An equivalence of the dot syntax for enums of Swift in Rust?

I think the dot syntax for enums of Swift is useful for removing duplicate codes. It seems there are not discussions about this yet.

As for a Swift example, please see here or below.

enum CompassPoint {
    case north
    case south
    case east
    case west
}
var directionToHead = CompassPoint.west // explicit when declared
directionToHead = .south // inferred when having context
switch directionToHead {
case .north:
    print("Lots of planets have a north")
case .south:
    print("Watch out for penguins")
case .east:
    print("Where the sun rises")
case .west:
    print("Where the skies are blue")
}

As Rust uses :: instead of . to access a value in an enum, I am expecting something like

enum Coin {
    Penny,
    Nickel,
    Dime,
    Quarter,
}

let mut coin = Coin::Nickel;
coin = ::Penny;
match coin {
    ::Penny => 1,
    ::Nickel => 5,
    ::Dime => 10,
    ::Quarter => 25,
};

The use case that needs such a syntax sugar is somewhere enums are frequently used. I think you can see the benefit from the above match example.

For another example, when I worked with wgpu APIs, there are a lot Descriptor types, which are used to configure the specs needed to create another complex struct. They used a lot of enums, and worst, the enums sometimes lie deep in the API hierarchy. See the code below:

let sampler = device.create_sampler(&SamplerDescriptor {
            address_mode_u: AddressMode::ClampToEdge,
            address_mode_v: AddressMode::ClampToEdge,
            address_mode_w: AddressMode::ClampToEdge,
            mag_filter: FilterMode::Linear,
            min_filter: FilterMode::Linear,
            mipmap_filter: FilterMode::Nearest,
            compare: Some(CompareFunction::LessEqual),
            lod_min_clamp: -100.0,
            lod_max_clamp: 100.0,
            ..Default::default()
        });

From the attribute names, we can see the meaning and infer a specific enum should be used, so something like below is straightforward to me, although : :: looks not elegant. With such a syntax sugar, we don't need to peak into the doc of this struct and find out which enum to use, which should give some efficiency boost.

let sampler = device.create_sampler(&SamplerDescriptor {
            address_mode_u: ::ClampToEdge,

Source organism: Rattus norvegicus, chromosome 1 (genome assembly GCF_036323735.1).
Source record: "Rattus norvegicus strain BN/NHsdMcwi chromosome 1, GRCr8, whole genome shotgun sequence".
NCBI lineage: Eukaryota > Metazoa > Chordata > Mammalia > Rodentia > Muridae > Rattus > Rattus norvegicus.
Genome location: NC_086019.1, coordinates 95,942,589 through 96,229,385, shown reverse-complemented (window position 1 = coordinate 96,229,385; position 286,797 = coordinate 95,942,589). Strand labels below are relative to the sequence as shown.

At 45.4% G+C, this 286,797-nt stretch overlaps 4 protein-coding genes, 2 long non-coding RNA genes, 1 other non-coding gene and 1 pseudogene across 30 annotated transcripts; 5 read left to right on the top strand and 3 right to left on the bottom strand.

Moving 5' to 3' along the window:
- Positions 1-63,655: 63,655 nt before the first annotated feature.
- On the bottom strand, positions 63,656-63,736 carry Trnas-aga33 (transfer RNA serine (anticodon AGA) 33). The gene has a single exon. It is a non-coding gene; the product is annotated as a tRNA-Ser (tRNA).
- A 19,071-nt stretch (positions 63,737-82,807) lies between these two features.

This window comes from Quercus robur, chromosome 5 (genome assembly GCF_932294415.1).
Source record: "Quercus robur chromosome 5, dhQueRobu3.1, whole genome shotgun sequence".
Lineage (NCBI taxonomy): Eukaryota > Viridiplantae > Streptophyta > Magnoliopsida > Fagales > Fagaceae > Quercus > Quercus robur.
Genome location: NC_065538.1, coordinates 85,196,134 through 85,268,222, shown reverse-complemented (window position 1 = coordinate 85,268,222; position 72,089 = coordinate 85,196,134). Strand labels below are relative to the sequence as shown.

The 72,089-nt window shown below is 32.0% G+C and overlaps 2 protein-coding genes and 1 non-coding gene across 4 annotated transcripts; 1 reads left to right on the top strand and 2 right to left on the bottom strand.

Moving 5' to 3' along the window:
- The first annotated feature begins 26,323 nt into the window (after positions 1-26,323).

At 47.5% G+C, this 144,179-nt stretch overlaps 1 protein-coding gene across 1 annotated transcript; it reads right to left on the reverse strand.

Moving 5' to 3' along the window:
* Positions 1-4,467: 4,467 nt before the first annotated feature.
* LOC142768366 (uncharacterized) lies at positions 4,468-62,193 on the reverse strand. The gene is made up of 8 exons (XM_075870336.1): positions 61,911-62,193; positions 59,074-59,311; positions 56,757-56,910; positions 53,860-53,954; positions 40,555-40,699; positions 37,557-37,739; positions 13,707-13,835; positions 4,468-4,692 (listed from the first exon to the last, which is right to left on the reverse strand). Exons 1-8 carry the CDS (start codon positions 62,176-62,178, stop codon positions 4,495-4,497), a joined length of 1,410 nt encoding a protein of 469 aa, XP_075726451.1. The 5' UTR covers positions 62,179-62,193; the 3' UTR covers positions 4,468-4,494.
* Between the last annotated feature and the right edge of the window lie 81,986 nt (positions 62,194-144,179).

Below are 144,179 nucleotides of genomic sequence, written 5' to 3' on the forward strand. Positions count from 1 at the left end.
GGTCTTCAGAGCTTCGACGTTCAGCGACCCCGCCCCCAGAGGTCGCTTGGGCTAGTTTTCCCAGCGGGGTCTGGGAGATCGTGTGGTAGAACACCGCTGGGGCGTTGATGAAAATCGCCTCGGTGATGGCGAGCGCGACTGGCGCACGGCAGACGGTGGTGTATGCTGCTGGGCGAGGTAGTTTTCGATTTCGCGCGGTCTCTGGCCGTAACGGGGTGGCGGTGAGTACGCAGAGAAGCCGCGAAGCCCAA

address_mode_v: ::ClampToEdge,
            address_mode_w: ::ClampToEdge,
            mag_filter: ::Linear,
            min_filter: ::Linear,
            mipmap_filter: ::Nearest,
            compare: Some(::LessEqual), 
            lod_min_clamp: -100.0,
            lod_max_clamp: 100.0,
            ..Default::default() // probably `::default()` as well?
        });

Adding this syntax sugar should not break the existing code, but it affects backward compatibility of code.

Although we can do something like use a::b::c::SomeEnum::* as a quick fix, but this has a side effect that brings unnecessary imports into a scope, and we cannot easily handle some edge cases where two imported enums have enum values of the same names.

So, it seems reasonable to me. But, does the community have some strong reasons not to do so?

Edit: As pointed out by @steffahn, :: is used in Rust, but an alternative seems good.

1 Like

In case you aren't aware, prefix :: already has a meaning in Rust.

https://doc.rust-lang.org/reference/paths.html#path-qualifiers

There's been previous discussions in this forum on this kind of proposal with syntax such as e. g. _::Foo. I'm on my phone right now and I don't have a link at hand to those previous discussions.

6 Likes

Well then, sorry that I don't know that. _::Foo seems good enough, but the only drawback is that this may give an illusion that they are using the same enum, but they are not actually.

And please let me know if you can find the previous discussions. Thanks!

This thread, I think

1 Like

There's also this thread which I'm hoping to write an RFC for at some point.

1 Like